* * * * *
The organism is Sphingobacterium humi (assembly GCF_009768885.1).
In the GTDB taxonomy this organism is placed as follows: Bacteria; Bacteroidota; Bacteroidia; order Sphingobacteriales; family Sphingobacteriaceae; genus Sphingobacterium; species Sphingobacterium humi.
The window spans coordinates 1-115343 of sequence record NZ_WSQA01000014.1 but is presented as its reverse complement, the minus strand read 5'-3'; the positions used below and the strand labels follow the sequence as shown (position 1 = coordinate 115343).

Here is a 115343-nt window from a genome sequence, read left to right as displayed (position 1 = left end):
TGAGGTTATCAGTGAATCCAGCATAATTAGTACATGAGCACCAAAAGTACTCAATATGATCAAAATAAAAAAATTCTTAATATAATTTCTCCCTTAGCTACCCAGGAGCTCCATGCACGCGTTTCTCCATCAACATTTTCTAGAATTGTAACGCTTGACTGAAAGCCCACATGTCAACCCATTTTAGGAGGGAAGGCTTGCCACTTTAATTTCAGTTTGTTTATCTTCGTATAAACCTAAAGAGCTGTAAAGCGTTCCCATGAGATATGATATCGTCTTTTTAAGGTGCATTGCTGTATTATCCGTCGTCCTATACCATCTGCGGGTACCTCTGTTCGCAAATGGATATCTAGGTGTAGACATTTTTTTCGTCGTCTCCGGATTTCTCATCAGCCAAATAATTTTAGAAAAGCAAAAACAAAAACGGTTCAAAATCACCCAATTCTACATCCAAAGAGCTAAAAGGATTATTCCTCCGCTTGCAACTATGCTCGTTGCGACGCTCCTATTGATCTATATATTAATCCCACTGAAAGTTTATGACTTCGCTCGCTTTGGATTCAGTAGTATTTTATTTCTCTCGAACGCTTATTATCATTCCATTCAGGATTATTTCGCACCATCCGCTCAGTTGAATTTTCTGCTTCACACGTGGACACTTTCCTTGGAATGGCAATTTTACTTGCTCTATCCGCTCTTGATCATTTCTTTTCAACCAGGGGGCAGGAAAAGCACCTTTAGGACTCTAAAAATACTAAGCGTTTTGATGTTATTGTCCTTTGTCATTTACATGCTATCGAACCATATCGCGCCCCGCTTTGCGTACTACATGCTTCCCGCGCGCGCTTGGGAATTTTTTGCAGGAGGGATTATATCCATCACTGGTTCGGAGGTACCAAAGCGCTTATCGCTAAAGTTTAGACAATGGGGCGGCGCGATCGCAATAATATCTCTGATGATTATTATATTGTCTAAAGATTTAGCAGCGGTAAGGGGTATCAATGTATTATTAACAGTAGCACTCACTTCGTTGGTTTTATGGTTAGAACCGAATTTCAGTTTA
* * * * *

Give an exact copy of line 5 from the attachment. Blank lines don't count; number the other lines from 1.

TGAGGTTATCAGTGAATCCAGCATAATTAGTACATGAGCACCAAAAGTACTCAATATGATCAAAATAAAAAAATTCTTAATATAATTTCTCCCTTAGCTACCCAGGAGCTCCATGCACGCGTTTCTCCATCAACATTTTCTAGAATTGTAACGCTTGACTGAAAGCCCACATGTCAACCCATTTTAGGAGGGAAGGCTTGCCACTTTAATTTCAGTTTGTTTATCTTCGTATAAACCTAAAGAGCTGTAAAGCGTTCCCATGAGATATGATATCGTCTTTTTAAGGTGCATTGCTGTATTATCCGTCGTCCTATACCATCTGCGGGTACCTCTGTTCGCAAATGGATATCTAGGTGTAGACATTTTTTTCGTCGTCTCCGGATTTCTCATCAGCCAAATAATTTTAGAAAAGCAAAAACAAAAACGGTTCAAAATCACCCAATTCTACATCCAAAGAGCTAAAAGGATTATTCCTCCGCTTGCAACTATGCTCGTTGCGACGCTCCTATTGATCTATATATTAATCCCACTGAAAGTTTATGACTTCGCTCGCTTTGGATTCAGTAGTATTTTATTTCTCTCGAACGCTTATTATCATTCCATTCAGGATTATTTCGCACCATCCGCTCAGTTGAATTTTCTGCTTCACACGTGGACACTTTCCTTGGAATGGCAATTTTACTTGCTCTATCCGCTCTTGATCATTTCTTTTCAACCAGGGGGCAGGAAAAGCACCTTTAGGACTCTAAAAATACTAAGCGTTTTGATGTTATTGTCCTTTGTCATTTACATGCTATCGAACCATATCGCGCCCCGCTTTGCGTACTACATGCTTCCCGCGCGCGCTTGGGAATTTTTTGCAGGAGGGATTATATCCATCACTGGTTCGGAGGTACCAAAGCGCTTATCGCTAAAGTTTAGACAATGGGGCGGCGCGATCGCAATAATATCTCTGATGATTATTATATTGTCTAAAGATTTAGCAGCGGTAAGGGGTATCAATGTATTATTAACAGTAGCACTCACTTCGTTGGTTTTATGGTTAGAACCGAATTTCAGTTTA